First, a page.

The crazy tide has pulled back just a tad. I’m not going batty anymore. A day off was all it took. When my body gets to the point where it can’t handle anything, it tends to shut down. And shut down it did, on Wednesday morning. When my eyes opened, but not a muscle moved and I was stuck in bed. Quite happily so. Because I got to stay in, slow down and over the course of the day I caught up on all that I was ignoring. The pile of laundry that was slowly heading to be ceiling-high. The kitchen in all its disarray. Heck, I even got a little baking done! And met my house help who I hadn’t greeted and chatted with in a week. And my reading list.
You’re probably thinking that’s an awful lot to do for someone who was sick, but trust me, nothing makes me feel better than to get things in order. I’m cuckoo like that, but it works. And it did on Wednesday too. It helped me recharge my batteries a bit. Just enough to get through the rest of the week, before I run off to Bombay tomorrow to catch the last few days of the sisters debut show.
In these days of hectic mayhem, of leaving newspapers piled, untouched as I gulp my morning chai and rush off. Of beginning the day with an impossible task list which only grows, never really gets accomplished. Of consistently eating out, coming home late only to crash. Of waking up the next morning, only to lather, rinse, repeating this set of habits. Of wondering how I can slow down a little. How?
It’s an ongoing theme on this blog, this need for depixellization. Less meaningless screen time. More real time. And that need only grows when I hit phases like this. The last showdown of the week that was, was no different. And in that context, I love it when things like this show up, so perfectly timed. Ironically though, I’ve become a link devouring monster. As much as I’ve grown to hate being connected all the time, I love the internet for the stuff it throws up every day. And I guzzle it all, I bookmark, revisit, share, email and forward till I can’t anymore. Sig has this reading list thing going so well. So I’m emulating and when I read this piece, I knew I had to post it here.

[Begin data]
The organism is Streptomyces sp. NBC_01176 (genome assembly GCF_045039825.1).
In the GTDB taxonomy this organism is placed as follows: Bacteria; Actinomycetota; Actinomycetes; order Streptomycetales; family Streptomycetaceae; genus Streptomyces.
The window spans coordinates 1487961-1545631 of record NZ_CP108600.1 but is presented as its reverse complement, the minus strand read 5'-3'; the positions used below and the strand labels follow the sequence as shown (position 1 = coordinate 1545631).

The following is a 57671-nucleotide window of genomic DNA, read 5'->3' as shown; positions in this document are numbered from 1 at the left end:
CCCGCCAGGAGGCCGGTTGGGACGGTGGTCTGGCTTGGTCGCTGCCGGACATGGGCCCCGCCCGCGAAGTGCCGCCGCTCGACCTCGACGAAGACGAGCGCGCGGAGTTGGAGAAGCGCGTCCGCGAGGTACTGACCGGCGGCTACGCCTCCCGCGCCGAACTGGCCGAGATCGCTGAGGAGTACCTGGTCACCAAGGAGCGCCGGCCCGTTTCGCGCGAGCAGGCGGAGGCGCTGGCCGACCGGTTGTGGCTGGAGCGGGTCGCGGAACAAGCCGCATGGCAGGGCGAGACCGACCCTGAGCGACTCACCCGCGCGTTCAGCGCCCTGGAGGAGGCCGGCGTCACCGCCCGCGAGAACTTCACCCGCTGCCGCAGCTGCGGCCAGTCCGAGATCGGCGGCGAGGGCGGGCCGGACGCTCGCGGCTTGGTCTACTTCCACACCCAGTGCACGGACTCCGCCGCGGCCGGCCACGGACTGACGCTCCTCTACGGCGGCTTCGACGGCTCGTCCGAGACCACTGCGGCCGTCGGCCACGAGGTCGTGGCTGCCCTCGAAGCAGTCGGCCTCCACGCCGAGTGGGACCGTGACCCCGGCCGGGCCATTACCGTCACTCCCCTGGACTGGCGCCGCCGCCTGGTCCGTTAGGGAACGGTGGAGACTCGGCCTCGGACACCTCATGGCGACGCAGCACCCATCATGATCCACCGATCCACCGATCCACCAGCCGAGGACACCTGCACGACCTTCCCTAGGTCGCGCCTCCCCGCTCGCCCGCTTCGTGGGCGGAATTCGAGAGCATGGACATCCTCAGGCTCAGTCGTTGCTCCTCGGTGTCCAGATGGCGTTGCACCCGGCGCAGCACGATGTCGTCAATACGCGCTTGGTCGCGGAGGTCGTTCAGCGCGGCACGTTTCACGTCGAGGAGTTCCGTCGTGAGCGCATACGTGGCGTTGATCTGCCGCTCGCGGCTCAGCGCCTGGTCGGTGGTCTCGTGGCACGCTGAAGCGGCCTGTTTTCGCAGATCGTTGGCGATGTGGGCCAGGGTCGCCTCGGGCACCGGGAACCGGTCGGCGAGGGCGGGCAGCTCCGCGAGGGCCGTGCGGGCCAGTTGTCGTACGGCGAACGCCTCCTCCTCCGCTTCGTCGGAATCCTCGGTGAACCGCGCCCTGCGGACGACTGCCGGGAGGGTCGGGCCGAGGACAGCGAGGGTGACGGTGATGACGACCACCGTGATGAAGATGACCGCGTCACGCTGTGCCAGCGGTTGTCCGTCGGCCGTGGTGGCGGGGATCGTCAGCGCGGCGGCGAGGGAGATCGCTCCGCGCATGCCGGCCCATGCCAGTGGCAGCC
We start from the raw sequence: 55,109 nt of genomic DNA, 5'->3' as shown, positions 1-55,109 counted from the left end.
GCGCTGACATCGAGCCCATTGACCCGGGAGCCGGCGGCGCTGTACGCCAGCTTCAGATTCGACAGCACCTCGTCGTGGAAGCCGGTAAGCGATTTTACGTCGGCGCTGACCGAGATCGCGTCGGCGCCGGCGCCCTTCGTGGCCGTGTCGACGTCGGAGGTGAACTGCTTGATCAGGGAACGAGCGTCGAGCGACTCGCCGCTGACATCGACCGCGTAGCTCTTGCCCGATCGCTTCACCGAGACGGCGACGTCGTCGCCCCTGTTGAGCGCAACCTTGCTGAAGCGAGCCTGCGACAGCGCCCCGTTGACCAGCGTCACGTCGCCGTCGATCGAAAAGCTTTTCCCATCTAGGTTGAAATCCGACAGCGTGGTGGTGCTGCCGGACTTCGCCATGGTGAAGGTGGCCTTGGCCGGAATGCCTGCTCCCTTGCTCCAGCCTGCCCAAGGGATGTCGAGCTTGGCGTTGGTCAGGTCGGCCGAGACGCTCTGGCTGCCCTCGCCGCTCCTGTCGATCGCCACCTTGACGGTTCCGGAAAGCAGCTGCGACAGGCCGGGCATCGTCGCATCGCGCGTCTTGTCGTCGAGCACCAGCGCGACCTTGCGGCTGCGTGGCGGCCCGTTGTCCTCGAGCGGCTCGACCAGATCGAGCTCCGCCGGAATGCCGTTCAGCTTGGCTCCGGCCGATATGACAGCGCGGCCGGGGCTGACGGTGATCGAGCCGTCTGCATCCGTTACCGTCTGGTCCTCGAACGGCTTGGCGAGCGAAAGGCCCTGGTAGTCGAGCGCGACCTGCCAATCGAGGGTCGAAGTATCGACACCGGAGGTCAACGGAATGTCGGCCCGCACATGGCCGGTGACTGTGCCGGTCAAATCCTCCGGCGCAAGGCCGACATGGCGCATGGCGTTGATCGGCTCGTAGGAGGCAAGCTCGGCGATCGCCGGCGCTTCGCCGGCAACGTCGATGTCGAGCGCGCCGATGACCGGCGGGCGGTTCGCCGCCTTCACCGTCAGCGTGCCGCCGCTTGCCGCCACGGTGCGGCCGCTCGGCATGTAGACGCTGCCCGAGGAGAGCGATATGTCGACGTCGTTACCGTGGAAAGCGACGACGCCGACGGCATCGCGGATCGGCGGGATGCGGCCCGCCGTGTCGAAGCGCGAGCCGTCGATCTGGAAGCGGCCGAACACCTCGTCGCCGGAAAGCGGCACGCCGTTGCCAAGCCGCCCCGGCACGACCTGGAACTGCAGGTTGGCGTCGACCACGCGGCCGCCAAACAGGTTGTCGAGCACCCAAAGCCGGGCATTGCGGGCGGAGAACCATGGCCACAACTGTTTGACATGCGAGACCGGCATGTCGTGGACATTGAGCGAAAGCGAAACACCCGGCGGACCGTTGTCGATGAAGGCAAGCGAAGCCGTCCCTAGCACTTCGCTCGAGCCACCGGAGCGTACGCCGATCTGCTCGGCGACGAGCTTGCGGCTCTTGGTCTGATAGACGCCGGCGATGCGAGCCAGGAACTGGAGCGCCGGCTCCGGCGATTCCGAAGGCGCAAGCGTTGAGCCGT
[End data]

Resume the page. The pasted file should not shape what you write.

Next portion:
If Pico Iyer, as successful as he is, can go after the joy of quiet and make it his own, there’s no way why I shouldn’t at least try. Especially if my life feels like it could do with some quiet.
Funnily though, Pico’s description of the quiet life sounds a lot like the life I had while growing up. In its simplest sense, no cable TV, lots of books, meal times at the dining table with my parents, lots of together time, lots of conversation. How far we’ve come from that.
I can’t remember the last time I spent an entire day at home, with my books. Or doing nothing. Or just being. And in fact its not just me, I see families, my cousins and their children, neighbours, extended friends and family; kids these days have it so different! Which brings me to this chuckle-worthy post. (Also its scary that they’re already writing such things about 90s kids, like they lived a century ago. Heck, I’m an early 80s kid. What does that make me then?)
Anand sent me this wonderfully clean post that simply puts all this mumbojumbo that I have meandered about. Sometimes I think its good to just go offline. I’m trying to do it a little more every day. Its not easy. Because as I was telling a friend the other day, so much of the information overload isn’t even what we consciously we ask for. We’re being bombarded with information, pixels and choices even without our knowledge. Working in an industry that sort of demands that I sink myself into the internet, I wonder what we did before the internet became the holy grail.
I’m off to dunk myself in another cup of ginger chai and go over the Pico Iyer post one more time. And also try and contain the excitement of that blasted movie that I’ve been waiting for, for over a year, that I’m finally going to get to watch tonight.